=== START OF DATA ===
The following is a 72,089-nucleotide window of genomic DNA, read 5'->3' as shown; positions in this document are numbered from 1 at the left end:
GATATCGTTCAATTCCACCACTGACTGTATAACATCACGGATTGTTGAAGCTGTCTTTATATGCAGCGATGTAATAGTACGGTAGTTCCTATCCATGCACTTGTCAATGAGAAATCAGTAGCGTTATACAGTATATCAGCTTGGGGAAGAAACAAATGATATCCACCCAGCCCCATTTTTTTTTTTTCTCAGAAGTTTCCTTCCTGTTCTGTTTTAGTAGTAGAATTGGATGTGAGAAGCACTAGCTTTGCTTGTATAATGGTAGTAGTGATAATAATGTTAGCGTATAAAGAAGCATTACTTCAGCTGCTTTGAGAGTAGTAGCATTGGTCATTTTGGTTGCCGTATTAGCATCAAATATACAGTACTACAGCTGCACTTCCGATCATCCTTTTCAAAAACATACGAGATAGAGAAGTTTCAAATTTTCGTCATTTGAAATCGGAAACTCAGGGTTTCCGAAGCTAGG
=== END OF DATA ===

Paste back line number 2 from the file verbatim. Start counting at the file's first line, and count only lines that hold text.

GATATCGTTCAATTCCACCACTGACTGTATAACATCACGGATTGTTGAAGCTGTCTTTATATGCAGCGATGTAATAGTACGGTAGTTCCTATCCATGCACTTGTCAATGAGAAATCAGTAGCGTTATACAGTATATCAGCTTGGGGAAGAAACAAATGATATCCACCCAGCCCCATTTTTTTTTTTTCTCAGAAGTTTCCTTCCTGTTCTGTTTTAGTAGTAGAATTGGATGTGAGAAGCACTAGCTTTGCTTGTATAATGGTAGTAGTGATAATAATGTTAGCGTATAAAGAAGCATTACTTCAGCTGCTTTGAGAGTAGTAGCATTGGTCATTTTGGTTGCCGTATTAGCATCAAATATACAGTACTACAGCTGCACTTCCGATCATCCTTTTCAAAAACATACGAGATAGAGAAGTTTCAAATTTTCGTCATTTGAAATCGGAAACTCAGGGTTTCCGAAGCTAGG